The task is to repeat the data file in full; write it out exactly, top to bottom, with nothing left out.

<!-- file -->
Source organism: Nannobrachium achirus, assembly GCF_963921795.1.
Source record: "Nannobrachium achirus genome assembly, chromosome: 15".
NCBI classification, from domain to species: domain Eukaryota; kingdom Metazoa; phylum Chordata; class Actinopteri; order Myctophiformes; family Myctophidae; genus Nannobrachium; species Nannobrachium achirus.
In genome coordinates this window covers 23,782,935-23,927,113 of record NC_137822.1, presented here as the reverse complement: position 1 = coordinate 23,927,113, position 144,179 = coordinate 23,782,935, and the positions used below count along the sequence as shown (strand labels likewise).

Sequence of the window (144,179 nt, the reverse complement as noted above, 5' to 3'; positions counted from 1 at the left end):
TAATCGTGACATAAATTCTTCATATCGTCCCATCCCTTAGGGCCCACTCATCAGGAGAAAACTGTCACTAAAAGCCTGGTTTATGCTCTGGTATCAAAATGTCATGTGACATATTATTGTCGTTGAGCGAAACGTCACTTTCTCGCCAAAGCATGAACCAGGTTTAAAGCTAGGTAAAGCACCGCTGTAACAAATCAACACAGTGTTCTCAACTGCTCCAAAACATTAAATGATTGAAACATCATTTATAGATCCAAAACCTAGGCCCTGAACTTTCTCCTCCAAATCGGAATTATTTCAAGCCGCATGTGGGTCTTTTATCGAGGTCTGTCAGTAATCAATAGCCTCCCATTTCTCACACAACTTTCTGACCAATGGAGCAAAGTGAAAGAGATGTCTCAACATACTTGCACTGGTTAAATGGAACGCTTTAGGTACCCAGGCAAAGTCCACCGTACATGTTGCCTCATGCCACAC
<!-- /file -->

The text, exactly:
Source organism: Nannobrachium achirus, assembly GCF_963921795.1.
Source record: "Nannobrachium achirus genome assembly, chromosome: 15".
NCBI classification, from domain to species: domain Eukaryota; kingdom Metazoa; phylum Chordata; class Actinopteri; order Myctophiformes; family Myctophidae; genus Nannobrachium; species Nannobrachium achirus.
In genome coordinates this window covers 23,782,935-23,927,113 of record NC_137822.1, presented here as the reverse complement: position 1 = coordinate 23,927,113, position 144,179 = coordinate 23,782,935, and the positions used below count along the sequence as shown (strand labels likewise).

Sequence of the window (144,179 nt, the reverse complement as noted above, 5' to 3'; positions counted from 1 at the left end):
TAATCGTGACATAAATTCTTCATATCGTCCCATCCCTTAGGGCCCACTCATCAGGAGAAAACTGTCACTAAAAGCCTGGTTTATGCTCTGGTATCAAAATGTCATGTGACATATTATTGTCGTTGAGCGAAACGTCACTTTCTCGCCAAAGCATGAACCAGGTTTAAAGCTAGGTAAAGCACCGCTGTAACAAATCAACACAGTGTTCTCAACTGCTCCAAAACATTAAATGATTGAAACATCATTTATAGATCCAAAACCTAGGCCCTGAACTTTCTCCTCCAAATCGGAATTATTTCAAGCCGCATGTGGGTCTTTTATCGAGGTCTGTCAGTAATCAATAGCCTCCCATTTCTCACACAACTTTCTGACCAATGGAGCAAAGTGAAAGAGATGTCTCAACATACTTGCACTGGTTAAATGGAACGCTTTAGGTACCCAGGCAAAGTCCACCGTACATGTTGCCTCATGCCACAC